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In this example, we have followed the main steps of a c(s) analysis. These are:

1) Loading the data and getting an overview of the s-range with a coarse distribution (low resolution)

2) Refine the analysis by adjusting the s-range, and by using a higher resolution. Combine with critical inspection of the fit (e.g. using the residuals bitmap to assess systematics in the residuals)

3) Nonlinear regression of the frictional ratio parameter and the meniscus location (if necessary, slightly reduce the number of scans, and switch off the regularization for this step only)

4) Increase the resolution to final value (reload all data, and switch on the regularization again), possibly fine-adjustment of s-range. Verify that a good fit was achieved. One should generally be cautious to use a wide enough s-range, and not interpret peaks close to the extreme values of the distribution.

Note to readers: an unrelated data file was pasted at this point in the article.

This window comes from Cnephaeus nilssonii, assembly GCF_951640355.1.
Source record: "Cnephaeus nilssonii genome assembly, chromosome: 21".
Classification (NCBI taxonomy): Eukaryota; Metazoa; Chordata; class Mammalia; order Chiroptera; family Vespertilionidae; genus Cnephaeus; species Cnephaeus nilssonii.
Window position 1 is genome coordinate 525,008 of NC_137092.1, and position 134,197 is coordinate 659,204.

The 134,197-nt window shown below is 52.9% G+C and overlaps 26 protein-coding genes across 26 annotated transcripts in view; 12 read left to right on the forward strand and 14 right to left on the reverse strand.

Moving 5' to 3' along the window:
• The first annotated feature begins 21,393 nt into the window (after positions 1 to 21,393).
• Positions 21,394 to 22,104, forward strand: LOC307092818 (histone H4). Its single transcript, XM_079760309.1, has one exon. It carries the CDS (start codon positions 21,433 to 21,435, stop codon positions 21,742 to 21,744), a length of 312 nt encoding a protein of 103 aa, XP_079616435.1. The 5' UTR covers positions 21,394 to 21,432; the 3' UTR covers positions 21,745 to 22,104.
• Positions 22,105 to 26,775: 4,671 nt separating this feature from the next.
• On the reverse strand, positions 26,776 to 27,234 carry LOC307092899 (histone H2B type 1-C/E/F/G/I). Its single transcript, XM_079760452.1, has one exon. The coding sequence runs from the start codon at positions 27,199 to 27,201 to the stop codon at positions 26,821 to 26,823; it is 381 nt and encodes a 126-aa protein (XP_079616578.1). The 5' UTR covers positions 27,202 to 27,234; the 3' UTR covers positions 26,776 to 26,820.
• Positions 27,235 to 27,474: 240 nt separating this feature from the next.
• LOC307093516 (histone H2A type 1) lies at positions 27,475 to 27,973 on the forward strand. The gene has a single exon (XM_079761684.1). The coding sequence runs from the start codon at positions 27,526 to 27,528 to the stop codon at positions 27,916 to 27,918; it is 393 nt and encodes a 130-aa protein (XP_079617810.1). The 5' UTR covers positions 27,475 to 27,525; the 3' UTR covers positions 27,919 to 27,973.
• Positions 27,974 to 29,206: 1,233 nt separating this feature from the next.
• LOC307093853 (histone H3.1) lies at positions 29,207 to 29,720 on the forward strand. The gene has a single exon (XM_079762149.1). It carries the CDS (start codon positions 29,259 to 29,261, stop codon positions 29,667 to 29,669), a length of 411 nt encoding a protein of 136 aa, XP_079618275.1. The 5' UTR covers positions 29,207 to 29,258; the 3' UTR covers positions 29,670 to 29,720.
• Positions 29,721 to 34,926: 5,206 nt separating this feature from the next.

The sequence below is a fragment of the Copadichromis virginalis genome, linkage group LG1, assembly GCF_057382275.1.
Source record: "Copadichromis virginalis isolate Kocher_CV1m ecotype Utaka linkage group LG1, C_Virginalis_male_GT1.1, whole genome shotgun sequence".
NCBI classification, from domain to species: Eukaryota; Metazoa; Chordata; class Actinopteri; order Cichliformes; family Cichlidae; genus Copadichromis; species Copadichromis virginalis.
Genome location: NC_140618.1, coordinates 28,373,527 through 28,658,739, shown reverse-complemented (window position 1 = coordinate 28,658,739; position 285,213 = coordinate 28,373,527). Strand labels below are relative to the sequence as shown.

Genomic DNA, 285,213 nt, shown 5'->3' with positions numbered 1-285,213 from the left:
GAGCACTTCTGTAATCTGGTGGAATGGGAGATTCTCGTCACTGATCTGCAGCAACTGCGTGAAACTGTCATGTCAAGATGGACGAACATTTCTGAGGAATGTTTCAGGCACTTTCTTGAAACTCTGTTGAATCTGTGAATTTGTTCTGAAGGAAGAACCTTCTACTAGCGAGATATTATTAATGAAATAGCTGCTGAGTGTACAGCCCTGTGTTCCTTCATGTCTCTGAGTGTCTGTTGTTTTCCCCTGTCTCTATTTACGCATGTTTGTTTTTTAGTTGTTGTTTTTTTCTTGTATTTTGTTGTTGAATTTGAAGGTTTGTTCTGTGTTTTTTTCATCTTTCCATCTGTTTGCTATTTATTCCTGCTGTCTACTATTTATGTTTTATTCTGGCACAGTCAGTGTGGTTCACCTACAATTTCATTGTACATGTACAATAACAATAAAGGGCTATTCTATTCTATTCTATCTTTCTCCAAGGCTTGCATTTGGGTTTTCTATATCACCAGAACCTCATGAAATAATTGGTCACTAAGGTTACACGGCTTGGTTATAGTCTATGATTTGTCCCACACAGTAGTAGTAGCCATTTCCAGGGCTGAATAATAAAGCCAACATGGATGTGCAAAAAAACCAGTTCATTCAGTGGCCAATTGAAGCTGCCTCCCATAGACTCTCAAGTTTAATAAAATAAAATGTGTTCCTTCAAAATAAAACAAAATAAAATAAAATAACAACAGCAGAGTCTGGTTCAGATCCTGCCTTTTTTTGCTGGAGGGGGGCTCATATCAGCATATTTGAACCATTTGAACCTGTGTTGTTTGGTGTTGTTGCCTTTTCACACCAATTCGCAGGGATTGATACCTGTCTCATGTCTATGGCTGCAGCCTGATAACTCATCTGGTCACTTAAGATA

5) Save and export the c(s) data for plotting, storage, and further analysis.

In most cases, this allows to achieve a high resolution with baseline-resolved oligomers.

For the BSA, in the c(s) analysis we found the presence of a fraction (~1%) of small species (probably from proteolytic degradation), as well as 11-12% of dimeric BSA, 2-3% of BSA trimer, and probably a total of 0.8% of larger oligomers.

(Sharper peaks can be obtained using the Bayesian assumption that all species are pure, as shown above)

As will be shown in the following chapter, conversion to a molar mass distribution c(M) gives good estimates for the oligomer molar masses (this may not be true in general for oligomerizing systems, see the note about c(M); the SEDPHAT hybrid discrete/continuous model is the most correct and powerful way to analyze such a case):

The following chapter illustrates how the calculate a two-dimensional size-and-shape distribution c(s,M), which is free of the scale-relationship assumptions:

Finally, as a comparison with a g*(s) analysis, the final chapter of the tutorial will treat the ls-g*(s) analysis, which will result in the following distribution:

This is not recommended, but interesting in comparison with older methods of sedimentation analysis.